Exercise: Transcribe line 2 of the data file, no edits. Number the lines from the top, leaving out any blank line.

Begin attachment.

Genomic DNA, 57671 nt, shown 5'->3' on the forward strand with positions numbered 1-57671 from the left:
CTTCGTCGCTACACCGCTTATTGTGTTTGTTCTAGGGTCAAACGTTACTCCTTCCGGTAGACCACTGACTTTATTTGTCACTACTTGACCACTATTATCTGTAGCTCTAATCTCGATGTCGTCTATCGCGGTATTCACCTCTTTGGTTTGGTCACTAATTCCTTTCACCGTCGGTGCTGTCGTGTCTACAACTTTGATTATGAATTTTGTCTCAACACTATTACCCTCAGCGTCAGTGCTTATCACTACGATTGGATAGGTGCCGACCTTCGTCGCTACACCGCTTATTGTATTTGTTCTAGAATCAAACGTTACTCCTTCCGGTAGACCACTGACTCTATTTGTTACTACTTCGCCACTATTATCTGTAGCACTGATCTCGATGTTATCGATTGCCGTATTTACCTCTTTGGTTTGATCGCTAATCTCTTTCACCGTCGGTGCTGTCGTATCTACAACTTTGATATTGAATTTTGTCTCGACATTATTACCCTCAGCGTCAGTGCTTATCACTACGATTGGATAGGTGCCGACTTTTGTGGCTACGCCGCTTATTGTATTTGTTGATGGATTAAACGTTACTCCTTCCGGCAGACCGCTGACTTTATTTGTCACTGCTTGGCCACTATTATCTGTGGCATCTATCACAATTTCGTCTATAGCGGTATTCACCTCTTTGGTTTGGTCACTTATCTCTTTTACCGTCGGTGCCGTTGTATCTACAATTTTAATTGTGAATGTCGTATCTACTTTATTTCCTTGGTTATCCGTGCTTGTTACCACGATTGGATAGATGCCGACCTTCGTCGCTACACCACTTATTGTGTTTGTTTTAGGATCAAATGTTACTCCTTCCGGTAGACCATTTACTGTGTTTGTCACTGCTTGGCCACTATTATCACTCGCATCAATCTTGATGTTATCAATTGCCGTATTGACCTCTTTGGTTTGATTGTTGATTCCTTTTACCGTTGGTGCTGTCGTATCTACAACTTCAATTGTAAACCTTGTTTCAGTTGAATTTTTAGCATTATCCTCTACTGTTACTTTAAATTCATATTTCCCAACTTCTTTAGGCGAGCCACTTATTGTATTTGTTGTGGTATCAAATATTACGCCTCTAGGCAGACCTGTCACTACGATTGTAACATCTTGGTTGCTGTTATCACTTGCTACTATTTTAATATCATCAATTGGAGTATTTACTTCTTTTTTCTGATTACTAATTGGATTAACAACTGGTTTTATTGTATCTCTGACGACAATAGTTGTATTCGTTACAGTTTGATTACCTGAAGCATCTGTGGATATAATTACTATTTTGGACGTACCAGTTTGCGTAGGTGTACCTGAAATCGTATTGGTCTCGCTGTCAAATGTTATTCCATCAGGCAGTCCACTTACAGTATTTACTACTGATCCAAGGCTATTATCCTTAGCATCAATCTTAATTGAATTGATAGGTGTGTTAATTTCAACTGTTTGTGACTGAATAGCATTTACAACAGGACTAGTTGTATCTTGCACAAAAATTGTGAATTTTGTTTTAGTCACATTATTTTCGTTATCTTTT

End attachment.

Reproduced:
CTTCGTCGCTACACCGCTTATTGTGTTTGTTCTAGGGTCAAACGTTACTCCTTCCGGTAGACCACTGACTTTATTTGTCACTACTTGACCACTATTATCTGTAGCTCTAATCTCGATGTCGTCTATCGCGGTATTCACCTCTTTGGTTTGGTCACTAATTCCTTTCACCGTCGGTGCTGTCGTGTCTACAACTTTGATTATGAATTTTGTCTCAACACTATTACCCTCAGCGTCAGTGCTTATCACTACGATTGGATAGGTGCCGACCTTCGTCGCTACACCGCTTATTGTATTTGTTCTAGAATCAAACGTTACTCCTTCCGGTAGACCACTGACTCTATTTGTTACTACTTCGCCACTATTATCTGTAGCACTGATCTCGATGTTATCGATTGCCGTATTTACCTCTTTGGTTTGATCGCTAATCTCTTTCACCGTCGGTGCTGTCGTATCTACAACTTTGATATTGAATTTTGTCTCGACATTATTACCCTCAGCGTCAGTGCTTATCACTACGATTGGATAGGTGCCGACTTTTGTGGCTACGCCGCTTATTGTATTTGTTGATGGATTAAACGTTACTCCTTCCGGCAGACCGCTGACTTTATTTGTCACTGCTTGGCCACTATTATCTGTGGCATCTATCACAATTTCGTCTATAGCGGTATTCACCTCTTTGGTTTGGTCACTTATCTCTTTTACCGTCGGTGCCGTTGTATCTACAATTTTAATTGTGAATGTCGTATCTACTTTATTTCCTTGGTTATCCGTGCTTGTTACCACGATTGGATAGATGCCGACCTTCGTCGCTACACCACTTATTGTGTTTGTTTTAGGATCAAATGTTACTCCTTCCGGTAGACCATTTACTGTGTTTGTCACTGCTTGGCCACTATTATCACTCGCATCAATCTTGATGTTATCAATTGCCGTATTGACCTCTTTGGTTTGATTGTTGATTCCTTTTACCGTTGGTGCTGTCGTATCTACAACTTCAATTGTAAACCTTGTTTCAGTTGAATTTTTAGCATTATCCTCTACTGTTACTTTAAATTCATATTTCCCAACTTCTTTAGGCGAGCCACTTATTGTATTTGTTGTGGTATCAAATATTACGCCTCTAGGCAGACCTGTCACTACGATTGTAACATCTTGGTTGCTGTTATCACTTGCTACTATTTTAATATCATCAATTGGAGTATTTACTTCTTTTTTCTGATTACTAATTGGATTAACAACTGGTTTTATTGTATCTCTGACGACAATAGTTGTATTCGTTACAGTTTGATTACCTGAAGCATCTGTGGATATAATTACTATTTTGGACGTACCAGTTTGCGTAGGTGTACCTGAAATCGTATTGGTCTCGCTGTCAAATGTTATTCCATCAGGCAGTCCACTTACAGTATTTACTACTGATCCAAGGCTATTATCCTTAGCATCAATCTTAATTGAATTGATAGGTGTGTTAATTTCAACTGTTTGTGACTGAATAGCATTTACAACAGGACTAGTTGTATCTTGCACAAAAATTGTGAATTTTGTTTTAGTCACATTATTTTCGTTATCTTTT